Tuesday, April 7, 2015

How Severe is the 2015 Drought Situation on the West Coast?

""California's reservoirs have about a year's worth of water left. Groundwater levels, seen as a "savings account" that the state can draw from in dry times, are at an all-time low. The US Drought Monitor comes out with weekly drought maps based on satellite imagery, precipitation, and water flow data; the Central Valley—America's bread basket—is covered in dark red, "exceptional drought."
What exactly is groundwater, and why are people in California freaking out about it? Groundwater is the water that seeps through the ground when it rains. Over the centuries, it accumulates in vast underground aquifers, with older water found deeper in the earth's crust. Accessed through wells, groundwater is often compared to a savings account in California—good to have in dry times but difficult to refill. The issue now is that with reservoirs (above ground) so depleted, groundwater use is spiking. Farmers are drilling deeper and deeper for water—using water that fell 20,000 years ago. Usually, groundwater makes up about 40 percentof the state's freshwater usage, but with the recent drought, that number has leapt to 65 percent. This year, it may rise to 75 percent.
What are the state's biggest water users? Farming in general, and alfalfa (used to feed cows) and almonds in particular. California grows half of the fruits and veggies produced in the States, including more than 90 percent of the country'sgrapes, broccoli, almonds, and walnuts. Here are some of the state's most thirsty crops:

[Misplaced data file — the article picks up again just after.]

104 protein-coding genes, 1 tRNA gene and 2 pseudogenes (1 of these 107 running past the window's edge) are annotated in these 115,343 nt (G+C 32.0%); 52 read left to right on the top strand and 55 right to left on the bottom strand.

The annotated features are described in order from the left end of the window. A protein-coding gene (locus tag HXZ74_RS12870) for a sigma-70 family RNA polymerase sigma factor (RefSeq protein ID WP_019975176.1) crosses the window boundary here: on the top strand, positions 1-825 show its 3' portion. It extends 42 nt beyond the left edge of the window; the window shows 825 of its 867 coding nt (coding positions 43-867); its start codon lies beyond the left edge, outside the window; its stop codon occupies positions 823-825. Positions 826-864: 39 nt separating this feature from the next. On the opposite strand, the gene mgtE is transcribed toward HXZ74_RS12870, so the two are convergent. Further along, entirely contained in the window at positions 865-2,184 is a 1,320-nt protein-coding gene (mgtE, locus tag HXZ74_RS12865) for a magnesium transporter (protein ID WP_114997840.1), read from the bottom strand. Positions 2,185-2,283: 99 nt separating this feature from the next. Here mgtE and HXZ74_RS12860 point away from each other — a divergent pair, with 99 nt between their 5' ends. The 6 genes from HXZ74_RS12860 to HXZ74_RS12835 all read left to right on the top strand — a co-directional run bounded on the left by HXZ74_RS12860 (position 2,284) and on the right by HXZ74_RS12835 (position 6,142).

Alfalfa is a superfood of sorts for cows, and it's in high demand in the Golden State, which leads the country in dairy production and is also a major beef producer. (Fun fact: It takes nearly 700 gallons of water to grow the alfalfa necessary to produce one gallon of milk, and 425 gallons of water to produce 4 ounces of beef.) Almonds are second from the top, both because it takes a lot of water to produce nuts (a single almond takes a gallon of water) but also because the crunchy snack is in vogue in the United States and abroad. The water that's used to grow the California almonds that are exported overseas in one year would be enough to fuel Los Angeles for nearly three years.""
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